Post # 1
So, I was raised United Methodist, my fiance is Catholic, and we’ve decided to get married at an awesome Lutheran church with a fantastic minister…some of my family also attends there. My mom isn’t being supportive because, though she was raised Lutheran, she attends a Methodist church with my dad and doesn’t believe that Lutherans should be picky and choosy about who takes Communion. I addressed my own Communion beliefs with our Lutheran pastor and my FH and I both feel really confident in our decision. But when I told my mom, she seemed pretty unsupportive and feels like the minister is telling us he’s right and everyone else is wrong. While I can see how she might think that, I don’t feel the minister is being condescending in any way, just purporting his own beliefs and that of the Lutheran church. It comes down to this…I was SUPER excited when we left our initial meeting with the Lutheran pastor, but now that my mom isn’t exstatically happy for us, I’m questioning our decision. Has this happened to you, or have you any thoughts? Thanks 🙂
Post # 3
I’m a bit conused. I was raised Lutheran and the only enforced rule about communion in our church is that you have to be confirmed (basically high school aged) to take it. Other than that, the Pastor does not interfer with people that want to take Communion. They obviously have rules about it, but he doens’t run around during Communion telling people they can and cannot take it.
What types of beliefs about Communion is he going to enforce for the wedding?
Post # 4
Well, they don’t go around asking everyone if they’ve been confirmed, but it does say in the bulletin that if you don’t adhere to the beliefs of the Evangelical Lutheran Church of America, Missouri Synod, they request that you abstain from Communion. I was raised Methodist, where there is Open Communion, meaning anyone wishing to take it is allowed to, so I was not raised believing that anyone should be denied Communion; I also never had the opportunity to be confirmed since our church was so small. The pastor will be educating us on the beliefs of the Lutheran church regarding this issue and told us after this education period he would serve us Communion on our wedding day, and as members of the church (we have to join to get married there – not sure how I feel about that, but I do really like the pastor).
Post # 5
There is different “kinds” of Lutherans. The Missouri Synod is one of the “stricter” ones, in contrast the ELCA is not as “strict.” I suspect this would apply to communion.
Post # 6
@red_rose: I agree; I was raised in an ELCA church. We were completely open to anyone who believed in Christ as their Savior receiving communion. Actually, the only time I’ve ever encountered being unable to take communion was when I was in a Catholic church (you can’t take communion during mass unless you completed catholic confirmation classes). However, I’m unaware of many Missouri Synod practices, other than the general belief that their practices tend to be “stricter.”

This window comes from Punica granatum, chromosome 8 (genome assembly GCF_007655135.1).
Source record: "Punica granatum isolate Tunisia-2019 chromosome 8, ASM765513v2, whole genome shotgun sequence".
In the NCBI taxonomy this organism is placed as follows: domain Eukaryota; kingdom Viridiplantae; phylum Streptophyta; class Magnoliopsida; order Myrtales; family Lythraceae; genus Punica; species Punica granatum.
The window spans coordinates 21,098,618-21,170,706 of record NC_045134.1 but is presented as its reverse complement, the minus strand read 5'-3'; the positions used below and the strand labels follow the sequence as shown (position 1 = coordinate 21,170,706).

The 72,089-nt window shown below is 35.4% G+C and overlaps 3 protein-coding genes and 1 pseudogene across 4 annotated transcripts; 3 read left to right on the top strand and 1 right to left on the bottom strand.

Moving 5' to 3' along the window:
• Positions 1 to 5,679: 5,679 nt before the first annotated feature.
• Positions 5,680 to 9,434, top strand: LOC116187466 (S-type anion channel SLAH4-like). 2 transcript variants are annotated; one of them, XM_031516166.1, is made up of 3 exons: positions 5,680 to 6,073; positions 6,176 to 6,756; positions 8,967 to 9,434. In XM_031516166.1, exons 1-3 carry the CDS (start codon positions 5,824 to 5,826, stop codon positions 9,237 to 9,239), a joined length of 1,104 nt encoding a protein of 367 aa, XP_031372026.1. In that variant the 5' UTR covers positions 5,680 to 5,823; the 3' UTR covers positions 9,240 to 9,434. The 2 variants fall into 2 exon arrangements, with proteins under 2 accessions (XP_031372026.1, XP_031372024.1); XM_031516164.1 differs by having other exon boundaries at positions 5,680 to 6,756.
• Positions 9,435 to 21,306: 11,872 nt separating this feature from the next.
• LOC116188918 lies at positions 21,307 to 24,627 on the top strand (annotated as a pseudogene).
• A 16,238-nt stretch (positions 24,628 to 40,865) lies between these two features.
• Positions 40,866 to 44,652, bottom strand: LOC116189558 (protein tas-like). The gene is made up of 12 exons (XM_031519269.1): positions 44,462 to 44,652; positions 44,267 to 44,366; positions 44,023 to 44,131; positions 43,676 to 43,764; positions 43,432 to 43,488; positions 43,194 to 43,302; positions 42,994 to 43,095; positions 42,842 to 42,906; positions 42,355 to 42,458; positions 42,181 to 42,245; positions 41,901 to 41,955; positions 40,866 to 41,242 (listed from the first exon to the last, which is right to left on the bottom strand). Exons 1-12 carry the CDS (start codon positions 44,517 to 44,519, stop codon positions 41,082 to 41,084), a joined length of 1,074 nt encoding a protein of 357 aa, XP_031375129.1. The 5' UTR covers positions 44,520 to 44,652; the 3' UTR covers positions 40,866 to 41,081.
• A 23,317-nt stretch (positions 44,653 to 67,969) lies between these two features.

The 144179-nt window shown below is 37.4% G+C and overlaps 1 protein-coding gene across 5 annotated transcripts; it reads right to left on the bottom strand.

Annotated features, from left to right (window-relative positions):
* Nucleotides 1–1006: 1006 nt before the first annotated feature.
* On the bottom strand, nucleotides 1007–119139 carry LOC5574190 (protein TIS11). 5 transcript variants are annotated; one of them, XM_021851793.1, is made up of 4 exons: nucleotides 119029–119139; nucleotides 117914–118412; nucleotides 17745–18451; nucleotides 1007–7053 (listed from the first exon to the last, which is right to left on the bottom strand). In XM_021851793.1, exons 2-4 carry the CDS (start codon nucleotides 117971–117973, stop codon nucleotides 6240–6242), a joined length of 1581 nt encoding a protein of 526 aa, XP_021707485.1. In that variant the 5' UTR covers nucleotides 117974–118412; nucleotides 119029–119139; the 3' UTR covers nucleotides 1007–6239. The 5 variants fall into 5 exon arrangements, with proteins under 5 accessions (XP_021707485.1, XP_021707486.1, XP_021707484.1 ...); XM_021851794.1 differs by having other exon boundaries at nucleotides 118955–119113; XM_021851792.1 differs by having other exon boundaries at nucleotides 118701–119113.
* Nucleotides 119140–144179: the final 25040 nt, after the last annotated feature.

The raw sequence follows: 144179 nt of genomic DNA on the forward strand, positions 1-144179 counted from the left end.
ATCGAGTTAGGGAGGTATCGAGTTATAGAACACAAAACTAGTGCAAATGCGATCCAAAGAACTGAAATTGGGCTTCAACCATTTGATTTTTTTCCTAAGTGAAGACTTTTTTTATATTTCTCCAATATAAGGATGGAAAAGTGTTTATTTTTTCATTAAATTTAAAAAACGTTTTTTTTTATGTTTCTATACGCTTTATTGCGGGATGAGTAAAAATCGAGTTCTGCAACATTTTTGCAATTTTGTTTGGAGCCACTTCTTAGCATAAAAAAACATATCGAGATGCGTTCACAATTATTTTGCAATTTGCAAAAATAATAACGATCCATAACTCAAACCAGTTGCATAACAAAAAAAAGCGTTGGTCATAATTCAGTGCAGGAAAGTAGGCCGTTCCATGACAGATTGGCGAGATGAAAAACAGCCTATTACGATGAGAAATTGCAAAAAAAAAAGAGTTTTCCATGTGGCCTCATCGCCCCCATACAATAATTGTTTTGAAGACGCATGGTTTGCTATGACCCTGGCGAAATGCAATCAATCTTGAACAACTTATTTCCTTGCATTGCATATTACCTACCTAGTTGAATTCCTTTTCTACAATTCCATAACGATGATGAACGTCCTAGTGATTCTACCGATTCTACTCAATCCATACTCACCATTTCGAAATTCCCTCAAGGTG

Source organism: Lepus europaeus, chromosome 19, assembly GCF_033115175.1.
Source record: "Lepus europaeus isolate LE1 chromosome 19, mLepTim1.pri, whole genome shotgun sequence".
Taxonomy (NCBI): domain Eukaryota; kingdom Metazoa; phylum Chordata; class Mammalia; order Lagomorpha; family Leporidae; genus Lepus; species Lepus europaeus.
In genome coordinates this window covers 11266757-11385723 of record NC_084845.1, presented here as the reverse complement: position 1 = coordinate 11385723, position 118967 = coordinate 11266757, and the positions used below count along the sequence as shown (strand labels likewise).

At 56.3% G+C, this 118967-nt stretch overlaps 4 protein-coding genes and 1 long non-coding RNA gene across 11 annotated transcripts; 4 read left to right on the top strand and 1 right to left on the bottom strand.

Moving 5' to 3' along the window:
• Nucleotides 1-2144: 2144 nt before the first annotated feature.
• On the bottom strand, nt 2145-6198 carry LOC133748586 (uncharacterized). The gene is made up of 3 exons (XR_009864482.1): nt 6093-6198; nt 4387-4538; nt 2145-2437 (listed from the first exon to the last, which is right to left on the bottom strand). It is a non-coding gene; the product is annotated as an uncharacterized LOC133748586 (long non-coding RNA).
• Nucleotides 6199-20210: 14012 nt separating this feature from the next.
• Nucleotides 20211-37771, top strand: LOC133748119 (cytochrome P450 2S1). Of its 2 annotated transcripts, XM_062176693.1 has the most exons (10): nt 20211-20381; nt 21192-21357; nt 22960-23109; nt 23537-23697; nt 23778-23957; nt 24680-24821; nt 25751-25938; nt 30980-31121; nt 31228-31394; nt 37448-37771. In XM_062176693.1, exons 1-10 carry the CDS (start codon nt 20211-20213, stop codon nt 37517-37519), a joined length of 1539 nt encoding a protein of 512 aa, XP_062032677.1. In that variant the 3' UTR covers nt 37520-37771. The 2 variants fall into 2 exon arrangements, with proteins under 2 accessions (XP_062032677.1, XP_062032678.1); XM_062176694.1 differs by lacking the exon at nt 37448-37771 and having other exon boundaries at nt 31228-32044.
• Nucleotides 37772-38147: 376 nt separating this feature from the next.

Post # 7
I was raised in the Wisconsin synod and then switched to Missouri synod later. Wisoconsin is stricter than Missouri, but in a Wisconsin synod church (I am pretty sure) you need to be confirmed in that particular synod to take communion. Confirmed members are free to take communion at any time. A visiting member from another Wisconsin synod church would need to speak with the pastor before taking communion at another church where they are not a member.
Just how I remember things going 🙂
Post # 8
Hmm. That does seem odd to me. I’m Baptist and have always practiced “Christian” communion where they say that one should only have accepted Christ to take communion, it doesn’t matter where or what denomnation it was. Though honestly is the pastor going to be asking to see everyone’s confirmation certificates or whatever before they take communion at a wedding?
Post # 9
I was have been non-denom growing up (my choice- non of my family attended church, only me) However, I am now lutheran. It was strange to me in the beginning coming from a church where all are welcome to commune to only confirmed believers “allowed” was very odd. But I did learn, and I am surprised that your pastor did not explain this to you. in 1 cor 11:17-34 it speaks about the lords supper. this is one reason why people see us as “strict”. In the scripture is shows that taking communion without understanding is dangerous. However, in my church we do not refuse you coming to the alter, but instead encourage you to come for prayer. Hope this helps. I can explain further if wanted. =D
Post # 10
I have been non-denom growing up (my choice- none of my family attended church, only me) However, I am now lutheran. It was strange to me in the beginning coming from a church where all are welcome to commune to only confirmed believers “allowed” was very odd. But I did learn, and I am surprised that your pastor did not explain this to you. in 1 cor 11:17-34 it speaks about the lords supper. this is one reason why people see us as “strict”. In the scripture is shows that taking communion without understanding is dangerous. However, in my church we do not refuse you coming to the alter, but instead encourage you to come for prayer. Hope this helps. I can explain further if wanted. =D